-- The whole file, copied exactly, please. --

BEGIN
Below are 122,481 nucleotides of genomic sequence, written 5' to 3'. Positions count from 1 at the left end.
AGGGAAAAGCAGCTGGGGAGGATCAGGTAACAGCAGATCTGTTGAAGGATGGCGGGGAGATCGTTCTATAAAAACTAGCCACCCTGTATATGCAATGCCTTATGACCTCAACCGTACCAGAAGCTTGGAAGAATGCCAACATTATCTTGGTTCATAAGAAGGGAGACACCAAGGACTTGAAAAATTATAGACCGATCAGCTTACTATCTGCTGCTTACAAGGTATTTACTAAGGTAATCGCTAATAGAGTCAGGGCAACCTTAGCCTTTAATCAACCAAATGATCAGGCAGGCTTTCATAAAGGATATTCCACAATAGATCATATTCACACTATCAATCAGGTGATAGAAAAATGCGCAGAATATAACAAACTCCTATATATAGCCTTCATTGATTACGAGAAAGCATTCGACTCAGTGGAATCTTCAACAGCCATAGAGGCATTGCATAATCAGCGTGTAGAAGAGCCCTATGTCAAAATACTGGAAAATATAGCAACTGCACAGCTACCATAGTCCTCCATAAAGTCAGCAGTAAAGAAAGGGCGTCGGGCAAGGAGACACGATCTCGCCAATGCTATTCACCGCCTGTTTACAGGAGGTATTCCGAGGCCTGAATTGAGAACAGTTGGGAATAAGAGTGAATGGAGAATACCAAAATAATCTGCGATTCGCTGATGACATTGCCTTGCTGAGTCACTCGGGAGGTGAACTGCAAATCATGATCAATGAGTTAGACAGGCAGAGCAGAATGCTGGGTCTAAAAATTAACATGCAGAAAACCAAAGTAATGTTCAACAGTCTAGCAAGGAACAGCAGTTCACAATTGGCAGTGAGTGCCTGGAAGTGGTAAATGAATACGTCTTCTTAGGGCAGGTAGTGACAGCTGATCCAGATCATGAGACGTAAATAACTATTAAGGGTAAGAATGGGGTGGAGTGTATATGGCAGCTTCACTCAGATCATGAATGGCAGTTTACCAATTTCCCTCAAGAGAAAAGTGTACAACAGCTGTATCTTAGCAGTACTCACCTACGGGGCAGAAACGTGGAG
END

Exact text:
Below are 122,481 nucleotides of genomic sequence, written 5' to 3'. Positions count from 1 at the left end.
AGGGAAAAGCAGCTGGGGAGGATCAGGTAACAGCAGATCTGTTGAAGGATGGCGGGGAGATCGTTCTATAAAAACTAGCCACCCTGTATATGCAATGCCTTATGACCTCAACCGTACCAGAAGCTTGGAAGAATGCCAACATTATCTTGGTTCATAAGAAGGGAGACACCAAGGACTTGAAAAATTATAGACCGATCAGCTTACTATCTGCTGCTTACAAGGTATTTACTAAGGTAATCGCTAATAGAGTCAGGGCAACCTTAGCCTTTAATCAACCAAATGATCAGGCAGGCTTTCATAAAGGATATTCCACAATAGATCATATTCACACTATCAATCAGGTGATAGAAAAATGCGCAGAATATAACAAACTCCTATATATAGCCTTCATTGATTACGAGAAAGCATTCGACTCAGTGGAATCTTCAACAGCCATAGAGGCATTGCATAATCAGCGTGTAGAAGAGCCCTATGTCAAAATACTGGAAAATATAGCAACTGCACAGCTACCATAGTCCTCCATAAAGTCAGCAGTAAAGAAAGGGCGTCGGGCAAGGAGACACGATCTCGCCAATGCTATTCACCGCCTGTTTACAGGAGGTATTCCGAGGCCTGAATTGAGAACAGTTGGGAATAAGAGTGAATGGAGAATACCAAAATAATCTGCGATTCGCTGATGACATTGCCTTGCTGAGTCACTCGGGAGGTGAACTGCAAATCATGATCAATGAGTTAGACAGGCAGAGCAGAATGCTGGGTCTAAAAATTAACATGCAGAAAACCAAAGTAATGTTCAACAGTCTAGCAAGGAACAGCAGTTCACAATTGGCAGTGAGTGCCTGGAAGTGGTAAATGAATACGTCTTCTTAGGGCAGGTAGTGACAGCTGATCCAGATCATGAGACGTAAATAACTATTAAGGGTAAGAATGGGGTGGAGTGTATATGGCAGCTTCACTCAGATCATGAATGGCAGTTTACCAATTTCCCTCAAGAGAAAAGTGTACAACAGCTGTATCTTAGCAGTACTCACCTACGGGGCAGAAACGTGGAG